How Fairfax County schools are preparing for students who choose to return to classrooms

Thoreau Middle School
Preparations are underway at Thoreau Middle School in Fairfax County, Virginia, to welcome students back to school this fall.

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Staff welcoming visitors or conducting business with students in office areas will be positioned behind Plexiglas.

Signs remind students to practice good health hygiene when they return to classrooms this fall.

At Fairfax County schools, students who return to school will need to practice safe distancing.

Signs will be posted in Fairfax County schools to remind students about the health guidelines.

Justin Moss
Justin Moss, director of facilities management for Fairfax County schools, is very proud of the work staff have done to get ready for students this fall.

Thoreau Middle School
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Justin Moss

Some kids will stay home for virtual learning when schools in Fairfax County, Virginia, resume instruction Sept. 9. For those whose parents opt for some in-person learning, work is underway to get schools ready for returning students.

Specifics for handling some adjustments, such as for gym class, are still being decided. But preparations are taking place to promote social distancing, and sanitizing protocols are already in place.

“We use a medical-grade cleaning solution for sanitizing that is proven to kill the COVID virus,” said Justin Moss, director of facilities management for Fairfax County Public Schools.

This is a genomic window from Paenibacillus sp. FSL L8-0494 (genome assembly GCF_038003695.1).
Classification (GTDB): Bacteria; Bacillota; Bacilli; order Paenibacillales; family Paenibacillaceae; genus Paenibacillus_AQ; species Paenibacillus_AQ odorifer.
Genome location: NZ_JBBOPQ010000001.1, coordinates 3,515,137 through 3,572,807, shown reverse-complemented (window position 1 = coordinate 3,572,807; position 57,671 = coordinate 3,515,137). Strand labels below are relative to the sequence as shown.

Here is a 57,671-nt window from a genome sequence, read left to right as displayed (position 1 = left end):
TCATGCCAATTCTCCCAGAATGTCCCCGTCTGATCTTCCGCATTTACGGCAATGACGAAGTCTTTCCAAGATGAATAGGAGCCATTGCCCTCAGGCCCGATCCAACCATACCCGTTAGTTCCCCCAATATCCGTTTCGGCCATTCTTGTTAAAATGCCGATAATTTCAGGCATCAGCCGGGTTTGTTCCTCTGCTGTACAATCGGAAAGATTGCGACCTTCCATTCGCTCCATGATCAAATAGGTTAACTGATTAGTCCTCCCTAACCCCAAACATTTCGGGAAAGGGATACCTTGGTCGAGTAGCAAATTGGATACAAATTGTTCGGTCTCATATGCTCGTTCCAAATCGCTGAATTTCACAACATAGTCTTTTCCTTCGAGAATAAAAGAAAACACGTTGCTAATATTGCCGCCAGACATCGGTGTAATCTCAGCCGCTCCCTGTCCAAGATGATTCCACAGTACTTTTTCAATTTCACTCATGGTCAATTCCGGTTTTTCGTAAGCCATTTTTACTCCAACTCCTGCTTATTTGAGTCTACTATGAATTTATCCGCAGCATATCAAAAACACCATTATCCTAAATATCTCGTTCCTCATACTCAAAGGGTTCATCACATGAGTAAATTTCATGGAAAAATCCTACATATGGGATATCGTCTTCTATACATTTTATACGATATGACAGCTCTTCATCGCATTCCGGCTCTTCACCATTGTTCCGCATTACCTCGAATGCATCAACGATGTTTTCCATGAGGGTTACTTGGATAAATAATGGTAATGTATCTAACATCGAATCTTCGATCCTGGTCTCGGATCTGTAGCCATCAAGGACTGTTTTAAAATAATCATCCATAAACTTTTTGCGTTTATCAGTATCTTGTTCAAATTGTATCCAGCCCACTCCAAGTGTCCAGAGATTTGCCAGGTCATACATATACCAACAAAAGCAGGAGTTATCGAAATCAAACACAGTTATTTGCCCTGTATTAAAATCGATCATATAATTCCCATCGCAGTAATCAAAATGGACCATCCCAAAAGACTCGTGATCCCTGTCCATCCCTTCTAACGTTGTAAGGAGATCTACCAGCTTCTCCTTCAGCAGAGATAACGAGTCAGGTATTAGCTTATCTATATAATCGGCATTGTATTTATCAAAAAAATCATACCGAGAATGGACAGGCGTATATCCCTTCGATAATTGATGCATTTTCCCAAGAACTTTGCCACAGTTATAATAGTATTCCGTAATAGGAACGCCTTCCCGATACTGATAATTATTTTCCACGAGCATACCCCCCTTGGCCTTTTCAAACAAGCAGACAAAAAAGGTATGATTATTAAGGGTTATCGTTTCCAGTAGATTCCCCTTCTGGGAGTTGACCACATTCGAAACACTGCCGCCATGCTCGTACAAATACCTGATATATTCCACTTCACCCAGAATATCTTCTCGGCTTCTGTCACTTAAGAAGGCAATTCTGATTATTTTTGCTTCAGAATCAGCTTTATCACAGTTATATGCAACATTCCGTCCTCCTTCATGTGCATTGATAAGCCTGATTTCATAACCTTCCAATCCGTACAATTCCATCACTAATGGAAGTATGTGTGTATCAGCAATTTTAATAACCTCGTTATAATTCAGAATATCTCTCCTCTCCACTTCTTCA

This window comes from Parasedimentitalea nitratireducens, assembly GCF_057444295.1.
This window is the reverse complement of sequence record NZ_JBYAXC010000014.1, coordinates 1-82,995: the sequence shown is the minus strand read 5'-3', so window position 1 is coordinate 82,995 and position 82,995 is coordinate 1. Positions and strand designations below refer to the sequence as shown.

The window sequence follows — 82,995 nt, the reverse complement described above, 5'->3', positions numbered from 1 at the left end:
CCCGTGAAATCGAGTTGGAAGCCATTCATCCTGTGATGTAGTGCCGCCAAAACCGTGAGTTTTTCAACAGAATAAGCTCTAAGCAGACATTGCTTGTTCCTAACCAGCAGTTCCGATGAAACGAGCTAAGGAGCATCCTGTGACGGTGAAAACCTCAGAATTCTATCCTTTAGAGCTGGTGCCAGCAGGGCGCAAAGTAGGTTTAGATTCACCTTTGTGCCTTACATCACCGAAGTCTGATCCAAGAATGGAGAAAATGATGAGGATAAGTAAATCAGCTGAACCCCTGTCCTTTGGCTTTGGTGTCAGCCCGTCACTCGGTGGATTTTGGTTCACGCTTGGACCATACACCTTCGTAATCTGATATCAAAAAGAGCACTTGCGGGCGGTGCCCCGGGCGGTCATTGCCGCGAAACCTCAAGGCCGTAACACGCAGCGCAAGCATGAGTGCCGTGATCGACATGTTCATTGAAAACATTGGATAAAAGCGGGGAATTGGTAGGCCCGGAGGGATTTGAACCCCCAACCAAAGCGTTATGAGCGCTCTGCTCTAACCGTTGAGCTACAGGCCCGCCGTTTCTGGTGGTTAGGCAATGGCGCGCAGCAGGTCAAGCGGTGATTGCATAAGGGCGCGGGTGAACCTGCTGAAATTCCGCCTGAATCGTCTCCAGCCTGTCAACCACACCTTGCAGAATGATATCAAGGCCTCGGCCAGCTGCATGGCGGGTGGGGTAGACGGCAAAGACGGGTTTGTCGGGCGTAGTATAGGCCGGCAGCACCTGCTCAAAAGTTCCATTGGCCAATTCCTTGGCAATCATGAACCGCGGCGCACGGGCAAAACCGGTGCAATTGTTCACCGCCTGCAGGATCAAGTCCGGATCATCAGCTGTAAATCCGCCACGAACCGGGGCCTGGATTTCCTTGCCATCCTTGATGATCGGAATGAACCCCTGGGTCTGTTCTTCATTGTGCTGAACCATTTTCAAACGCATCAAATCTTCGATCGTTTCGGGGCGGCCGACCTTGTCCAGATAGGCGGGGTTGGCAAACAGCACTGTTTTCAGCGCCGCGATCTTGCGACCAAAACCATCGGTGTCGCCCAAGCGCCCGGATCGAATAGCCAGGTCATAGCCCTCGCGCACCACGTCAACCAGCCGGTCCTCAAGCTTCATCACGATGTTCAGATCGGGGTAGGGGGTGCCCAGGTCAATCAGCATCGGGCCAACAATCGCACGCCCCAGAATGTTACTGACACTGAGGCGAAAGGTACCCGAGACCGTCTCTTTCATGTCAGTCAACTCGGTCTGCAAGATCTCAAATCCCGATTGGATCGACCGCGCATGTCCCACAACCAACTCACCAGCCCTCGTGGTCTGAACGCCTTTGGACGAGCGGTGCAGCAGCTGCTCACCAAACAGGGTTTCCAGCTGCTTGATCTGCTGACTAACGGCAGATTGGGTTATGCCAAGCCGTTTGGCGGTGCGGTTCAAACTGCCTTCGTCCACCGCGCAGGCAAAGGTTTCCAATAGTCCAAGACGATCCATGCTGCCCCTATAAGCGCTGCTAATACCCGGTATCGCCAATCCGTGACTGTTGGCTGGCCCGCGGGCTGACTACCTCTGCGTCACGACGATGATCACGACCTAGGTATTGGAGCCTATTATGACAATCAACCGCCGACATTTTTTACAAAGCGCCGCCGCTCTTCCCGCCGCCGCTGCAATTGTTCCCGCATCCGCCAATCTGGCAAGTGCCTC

High-touch areas, such as door handles and bathrooms, will be sanitized several times throughout the day. Teachers will have hand sanitizer and cleaning products in classrooms.

“And then, additional deeper cleaning will be provided in the evenings,” Moss said.

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Looking for more information? D.C., Maryland and Virginia are each releasing more data every day. Visit their official sites here: Virginia | Maryland | D.C.

Students and teachers will be required to wear masks. Staff welcoming visitors or conducting business with students in office areas will be positioned behind Plexiglas.

Social distancing signs will be in place, and decals and one-directional signs will be on floors.

“You may see a change in the pattern flows of our hallways,” Moss said.

Lunches will be served from cafeterias and eaten in classrooms or outside; individual schools can decide how they want to handle that.

Classrooms, operating at 50% capacity, will have half the desks removed.

“Where you’d normally find 24-26 desks, this fall you’re going to see 12 to 13 desks,” Moss said.

He said that getting everything ready in coming weeks will be a daunting task. Collectively, county schools cover 27 million square feet, equivalent to four Pentagon buildings.

“We’re doing everything we can to be prepared,” Moss said. “I really want to commend all of our staff members who’ve been working very hard to prepare these buildings for the past four months. I’m very, very proud of our staff.”

Parents can find answers to frequently asked questions on the Fairfax County schools website.

Kristi King

Kristi King is a veteran reporter who has been working in the WTOP newsroom since 1990. She covers everything from breaking news to consumer concerns and the latest medical developments.

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